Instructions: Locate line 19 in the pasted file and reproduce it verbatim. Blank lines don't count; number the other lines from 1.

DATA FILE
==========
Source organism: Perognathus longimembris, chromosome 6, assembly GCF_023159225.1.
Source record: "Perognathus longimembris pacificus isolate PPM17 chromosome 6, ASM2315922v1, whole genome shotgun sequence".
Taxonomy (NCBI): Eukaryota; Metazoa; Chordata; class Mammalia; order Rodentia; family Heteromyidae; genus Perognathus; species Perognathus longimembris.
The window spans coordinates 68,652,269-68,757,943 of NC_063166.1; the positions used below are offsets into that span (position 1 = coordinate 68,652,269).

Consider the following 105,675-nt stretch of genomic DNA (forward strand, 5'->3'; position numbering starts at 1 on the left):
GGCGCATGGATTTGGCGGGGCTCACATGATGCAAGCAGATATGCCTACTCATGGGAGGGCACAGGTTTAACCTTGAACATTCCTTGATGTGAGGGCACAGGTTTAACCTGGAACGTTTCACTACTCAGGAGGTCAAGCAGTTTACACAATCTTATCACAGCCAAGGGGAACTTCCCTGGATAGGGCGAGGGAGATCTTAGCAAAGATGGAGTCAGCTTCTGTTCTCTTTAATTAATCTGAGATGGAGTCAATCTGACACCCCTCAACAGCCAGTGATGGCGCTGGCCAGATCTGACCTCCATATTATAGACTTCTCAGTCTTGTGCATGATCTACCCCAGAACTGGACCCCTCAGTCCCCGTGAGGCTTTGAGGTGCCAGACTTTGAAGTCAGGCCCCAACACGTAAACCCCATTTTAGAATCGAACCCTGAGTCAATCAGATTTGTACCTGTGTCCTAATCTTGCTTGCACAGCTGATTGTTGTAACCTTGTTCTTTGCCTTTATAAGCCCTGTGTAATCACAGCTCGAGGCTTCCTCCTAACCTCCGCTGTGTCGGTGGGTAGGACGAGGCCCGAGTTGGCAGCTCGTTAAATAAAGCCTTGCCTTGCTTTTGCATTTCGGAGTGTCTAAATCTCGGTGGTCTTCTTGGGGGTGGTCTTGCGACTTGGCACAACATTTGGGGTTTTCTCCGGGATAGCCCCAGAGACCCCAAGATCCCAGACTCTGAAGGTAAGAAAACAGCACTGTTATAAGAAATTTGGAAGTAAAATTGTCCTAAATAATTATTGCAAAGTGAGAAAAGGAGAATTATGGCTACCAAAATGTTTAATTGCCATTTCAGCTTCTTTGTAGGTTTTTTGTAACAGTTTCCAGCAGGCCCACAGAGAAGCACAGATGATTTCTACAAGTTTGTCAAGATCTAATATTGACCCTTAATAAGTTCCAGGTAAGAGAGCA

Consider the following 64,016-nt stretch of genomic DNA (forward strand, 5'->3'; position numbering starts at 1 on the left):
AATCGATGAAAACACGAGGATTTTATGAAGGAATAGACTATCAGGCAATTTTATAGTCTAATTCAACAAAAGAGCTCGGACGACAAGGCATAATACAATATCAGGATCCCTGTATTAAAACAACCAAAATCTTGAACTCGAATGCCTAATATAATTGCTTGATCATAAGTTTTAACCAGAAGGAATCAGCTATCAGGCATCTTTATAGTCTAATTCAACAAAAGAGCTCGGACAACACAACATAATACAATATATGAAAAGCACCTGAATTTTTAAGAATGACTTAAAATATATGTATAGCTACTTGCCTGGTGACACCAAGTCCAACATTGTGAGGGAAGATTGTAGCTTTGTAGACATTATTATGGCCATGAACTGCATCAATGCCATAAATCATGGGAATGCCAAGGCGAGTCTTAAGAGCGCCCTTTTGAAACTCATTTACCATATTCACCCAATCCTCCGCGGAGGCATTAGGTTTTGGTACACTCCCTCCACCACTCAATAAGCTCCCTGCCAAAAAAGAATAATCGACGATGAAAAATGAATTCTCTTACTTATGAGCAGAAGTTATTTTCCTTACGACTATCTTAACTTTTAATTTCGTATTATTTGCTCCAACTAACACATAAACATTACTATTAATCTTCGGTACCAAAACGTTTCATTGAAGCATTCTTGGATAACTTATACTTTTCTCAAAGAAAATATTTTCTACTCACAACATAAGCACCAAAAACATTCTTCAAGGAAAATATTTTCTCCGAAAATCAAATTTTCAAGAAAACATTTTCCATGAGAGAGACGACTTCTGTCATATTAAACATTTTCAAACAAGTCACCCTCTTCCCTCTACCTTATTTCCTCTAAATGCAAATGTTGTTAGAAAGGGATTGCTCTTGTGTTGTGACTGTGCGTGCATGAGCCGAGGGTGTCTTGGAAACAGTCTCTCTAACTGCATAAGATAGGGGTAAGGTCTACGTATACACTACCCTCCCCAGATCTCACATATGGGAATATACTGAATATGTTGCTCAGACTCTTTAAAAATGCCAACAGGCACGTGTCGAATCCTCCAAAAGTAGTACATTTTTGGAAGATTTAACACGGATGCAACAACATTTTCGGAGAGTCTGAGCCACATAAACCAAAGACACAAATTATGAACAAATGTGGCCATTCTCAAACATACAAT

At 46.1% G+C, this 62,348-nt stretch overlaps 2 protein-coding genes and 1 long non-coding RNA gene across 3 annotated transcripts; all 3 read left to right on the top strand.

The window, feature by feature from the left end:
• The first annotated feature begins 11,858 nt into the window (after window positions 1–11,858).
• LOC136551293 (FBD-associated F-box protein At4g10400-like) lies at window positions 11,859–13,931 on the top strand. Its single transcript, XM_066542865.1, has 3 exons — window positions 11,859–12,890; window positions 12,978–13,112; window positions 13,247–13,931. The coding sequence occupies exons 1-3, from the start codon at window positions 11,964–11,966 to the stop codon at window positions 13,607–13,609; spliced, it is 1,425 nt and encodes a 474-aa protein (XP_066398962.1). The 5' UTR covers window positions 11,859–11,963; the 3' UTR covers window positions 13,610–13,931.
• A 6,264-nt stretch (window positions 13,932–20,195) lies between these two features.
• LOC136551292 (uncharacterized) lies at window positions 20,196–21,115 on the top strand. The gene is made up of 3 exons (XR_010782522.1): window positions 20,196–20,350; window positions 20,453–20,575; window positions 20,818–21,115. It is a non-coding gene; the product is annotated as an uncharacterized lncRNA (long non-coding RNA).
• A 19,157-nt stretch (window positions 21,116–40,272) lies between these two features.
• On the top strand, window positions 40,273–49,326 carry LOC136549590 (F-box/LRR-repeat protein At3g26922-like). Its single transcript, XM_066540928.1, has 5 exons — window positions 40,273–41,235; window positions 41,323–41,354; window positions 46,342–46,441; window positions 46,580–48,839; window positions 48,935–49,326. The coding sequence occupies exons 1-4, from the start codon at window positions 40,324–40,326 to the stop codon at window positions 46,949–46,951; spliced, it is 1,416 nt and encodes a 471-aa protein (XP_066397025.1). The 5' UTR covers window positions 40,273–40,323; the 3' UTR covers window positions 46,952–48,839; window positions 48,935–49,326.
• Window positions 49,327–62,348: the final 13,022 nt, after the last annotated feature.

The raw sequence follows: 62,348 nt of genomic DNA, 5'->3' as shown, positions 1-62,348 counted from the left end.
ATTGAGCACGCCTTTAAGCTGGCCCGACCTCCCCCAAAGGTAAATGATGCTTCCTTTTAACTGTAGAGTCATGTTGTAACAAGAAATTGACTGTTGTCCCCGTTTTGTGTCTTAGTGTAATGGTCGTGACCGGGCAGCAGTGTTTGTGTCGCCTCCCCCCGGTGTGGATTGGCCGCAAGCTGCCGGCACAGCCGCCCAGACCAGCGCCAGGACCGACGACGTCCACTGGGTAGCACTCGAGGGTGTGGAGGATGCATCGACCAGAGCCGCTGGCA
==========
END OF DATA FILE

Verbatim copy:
ATTGAGCACGCCTTTAAGCTGGCCCGACCTCCCCCAAAGGTAAATGATGCTTCCTTTTAACTGTAGAGTCATGTTGTAACAAGAAATTGACTGTTGTCCCCGTTTTGTGTCTTAGTGTAATGGTCGTGACCGGGCAGCAGTGTTTGTGTCGCCTCCCCCCGGTGTGGATTGGCCGCAAGCTGCCGGCACAGCCGCCCAGACCAGCGCCAGGACCGACGACGTCCACTGGGTAGCACTCGAGGGTGTGGAGGATGCATCGACCAGAGCCGCTGGCA